Monday, June 19, 2017

Planting for pollinators

I recently watched an online video which described the problems facing bees.  Essentially, bees are suffering due to human agricultural practices such as use of pesticides and monocropping and from loss of habitat and from disease.  A practical way to help is to plant flowers that benefit pollinators (and, of course, refrain from using pesticides on those flowers).
I have noticed that things that sometimes would be signs of failures in the lawn and garden, such as white clover in the lawn and Queen Anne's lace in the border are actually things that benefit the pollinators.  Letting things be a little loose around the edges has its benefits.
Right now the bees are loving the white crepe myrtle.  (I assume this is a pollen source for them.)  I also have a few other things that the pollinators like.  I made a bouquet of some, but there is plenty left outside for the bees and butterflies.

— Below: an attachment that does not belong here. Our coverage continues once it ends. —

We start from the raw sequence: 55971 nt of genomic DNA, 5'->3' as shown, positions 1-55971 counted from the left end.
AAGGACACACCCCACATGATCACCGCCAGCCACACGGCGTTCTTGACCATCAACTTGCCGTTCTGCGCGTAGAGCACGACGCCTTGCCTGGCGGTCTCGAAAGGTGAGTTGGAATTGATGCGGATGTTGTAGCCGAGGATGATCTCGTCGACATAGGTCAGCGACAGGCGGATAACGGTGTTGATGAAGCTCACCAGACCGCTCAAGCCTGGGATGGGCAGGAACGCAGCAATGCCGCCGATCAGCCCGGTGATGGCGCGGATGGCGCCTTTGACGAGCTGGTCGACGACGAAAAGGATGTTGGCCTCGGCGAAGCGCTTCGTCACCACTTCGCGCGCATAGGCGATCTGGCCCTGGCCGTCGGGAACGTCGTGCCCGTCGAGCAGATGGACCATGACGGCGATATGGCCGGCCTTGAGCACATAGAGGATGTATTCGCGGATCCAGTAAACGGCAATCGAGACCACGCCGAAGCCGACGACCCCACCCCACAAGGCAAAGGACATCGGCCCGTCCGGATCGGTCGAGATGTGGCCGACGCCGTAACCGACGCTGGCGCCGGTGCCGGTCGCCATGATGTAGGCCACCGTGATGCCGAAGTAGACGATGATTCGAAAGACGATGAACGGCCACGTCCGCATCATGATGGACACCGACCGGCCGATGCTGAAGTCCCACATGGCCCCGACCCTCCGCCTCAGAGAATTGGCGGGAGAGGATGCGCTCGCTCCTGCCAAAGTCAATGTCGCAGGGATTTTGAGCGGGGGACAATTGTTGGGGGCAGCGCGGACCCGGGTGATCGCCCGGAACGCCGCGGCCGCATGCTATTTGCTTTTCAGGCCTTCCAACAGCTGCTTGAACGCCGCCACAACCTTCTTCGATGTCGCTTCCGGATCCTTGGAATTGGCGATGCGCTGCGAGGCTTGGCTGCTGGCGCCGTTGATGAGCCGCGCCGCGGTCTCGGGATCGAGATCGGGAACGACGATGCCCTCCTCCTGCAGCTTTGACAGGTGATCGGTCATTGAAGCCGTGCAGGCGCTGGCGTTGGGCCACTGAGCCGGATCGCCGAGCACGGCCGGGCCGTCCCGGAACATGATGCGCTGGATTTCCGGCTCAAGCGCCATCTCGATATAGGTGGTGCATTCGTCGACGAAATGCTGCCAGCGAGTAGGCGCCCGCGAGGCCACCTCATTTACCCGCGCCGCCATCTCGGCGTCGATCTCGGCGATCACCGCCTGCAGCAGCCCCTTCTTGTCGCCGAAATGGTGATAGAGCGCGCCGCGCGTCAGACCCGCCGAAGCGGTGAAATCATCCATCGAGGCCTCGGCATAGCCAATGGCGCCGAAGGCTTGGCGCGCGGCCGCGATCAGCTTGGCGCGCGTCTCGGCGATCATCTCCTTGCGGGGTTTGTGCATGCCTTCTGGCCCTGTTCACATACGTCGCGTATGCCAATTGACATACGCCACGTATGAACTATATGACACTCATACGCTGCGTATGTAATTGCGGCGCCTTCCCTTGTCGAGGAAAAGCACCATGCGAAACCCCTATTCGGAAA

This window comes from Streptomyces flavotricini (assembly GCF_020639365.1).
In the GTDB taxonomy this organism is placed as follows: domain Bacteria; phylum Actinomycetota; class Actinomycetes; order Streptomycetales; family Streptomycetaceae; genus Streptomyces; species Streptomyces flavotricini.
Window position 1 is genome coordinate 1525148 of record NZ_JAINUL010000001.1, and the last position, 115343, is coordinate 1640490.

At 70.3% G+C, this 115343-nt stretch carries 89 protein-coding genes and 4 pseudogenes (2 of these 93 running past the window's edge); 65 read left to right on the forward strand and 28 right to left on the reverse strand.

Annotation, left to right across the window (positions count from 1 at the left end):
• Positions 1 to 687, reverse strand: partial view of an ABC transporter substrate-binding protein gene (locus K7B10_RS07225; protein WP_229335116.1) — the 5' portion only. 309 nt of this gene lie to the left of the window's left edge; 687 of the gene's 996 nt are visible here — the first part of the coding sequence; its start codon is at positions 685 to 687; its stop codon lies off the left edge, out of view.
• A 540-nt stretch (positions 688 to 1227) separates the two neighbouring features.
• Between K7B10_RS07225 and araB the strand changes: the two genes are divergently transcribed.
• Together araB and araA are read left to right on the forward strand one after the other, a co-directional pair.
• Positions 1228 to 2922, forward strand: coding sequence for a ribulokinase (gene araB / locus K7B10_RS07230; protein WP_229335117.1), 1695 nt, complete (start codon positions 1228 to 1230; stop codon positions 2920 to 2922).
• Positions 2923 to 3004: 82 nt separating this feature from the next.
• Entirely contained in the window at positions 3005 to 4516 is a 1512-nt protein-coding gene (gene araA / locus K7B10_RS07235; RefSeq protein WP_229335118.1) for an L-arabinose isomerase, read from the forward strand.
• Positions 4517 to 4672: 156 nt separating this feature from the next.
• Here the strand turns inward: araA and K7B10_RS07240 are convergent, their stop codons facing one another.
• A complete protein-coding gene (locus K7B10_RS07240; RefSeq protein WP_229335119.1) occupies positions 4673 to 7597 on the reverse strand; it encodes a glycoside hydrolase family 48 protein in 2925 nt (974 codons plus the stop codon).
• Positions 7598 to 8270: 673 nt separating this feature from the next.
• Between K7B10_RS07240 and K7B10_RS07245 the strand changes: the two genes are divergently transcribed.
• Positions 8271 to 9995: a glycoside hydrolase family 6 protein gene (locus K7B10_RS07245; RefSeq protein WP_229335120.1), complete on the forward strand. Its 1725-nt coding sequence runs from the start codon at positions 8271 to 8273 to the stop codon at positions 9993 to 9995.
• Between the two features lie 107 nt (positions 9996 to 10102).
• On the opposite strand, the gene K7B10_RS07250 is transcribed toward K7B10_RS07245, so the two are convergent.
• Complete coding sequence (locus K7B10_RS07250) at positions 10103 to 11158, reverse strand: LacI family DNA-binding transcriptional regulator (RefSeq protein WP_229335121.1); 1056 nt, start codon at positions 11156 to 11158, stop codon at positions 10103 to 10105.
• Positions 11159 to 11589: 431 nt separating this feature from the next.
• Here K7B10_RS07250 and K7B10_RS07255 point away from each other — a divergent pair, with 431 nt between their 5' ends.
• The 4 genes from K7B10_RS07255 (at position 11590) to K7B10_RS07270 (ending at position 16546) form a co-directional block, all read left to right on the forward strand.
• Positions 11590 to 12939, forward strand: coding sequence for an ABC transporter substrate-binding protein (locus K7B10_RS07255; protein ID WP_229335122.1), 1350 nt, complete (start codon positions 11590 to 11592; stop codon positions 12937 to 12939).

Some of the flowers here are butterfly weed, purple coneflower, oregano, yarrow, Queen Anne's lace, and hoary mountain mint.
I'm sure there are lots of online guides for choosing good plants for pollinators.  Here is just one example:
My coneflowers are from a packet of wildflowers I planted about 20 years ago.
As a side note, I thought it was fascinating that, according to the video I referenced above, the bumblebee loosens the pollen from tomato plants by vibrating its flight muscles at a frequency similar to the note C.  Darling son said he was surprised it wasn't the note of "bee."  Then he added, "I guess that bee was sharp."  (B# is C.)
When I consider what bees do, I'll say they are sharp indeed!

1 comment:

  1. I always appreciate the "C's" wit! LOL I am surprised at myself. I successfully rooted Three 'Butterfly' bushes. I have never 'rooted' anything before. Two years and they are doing well, but I haven't seen any activity around them.
    Pretty flowers!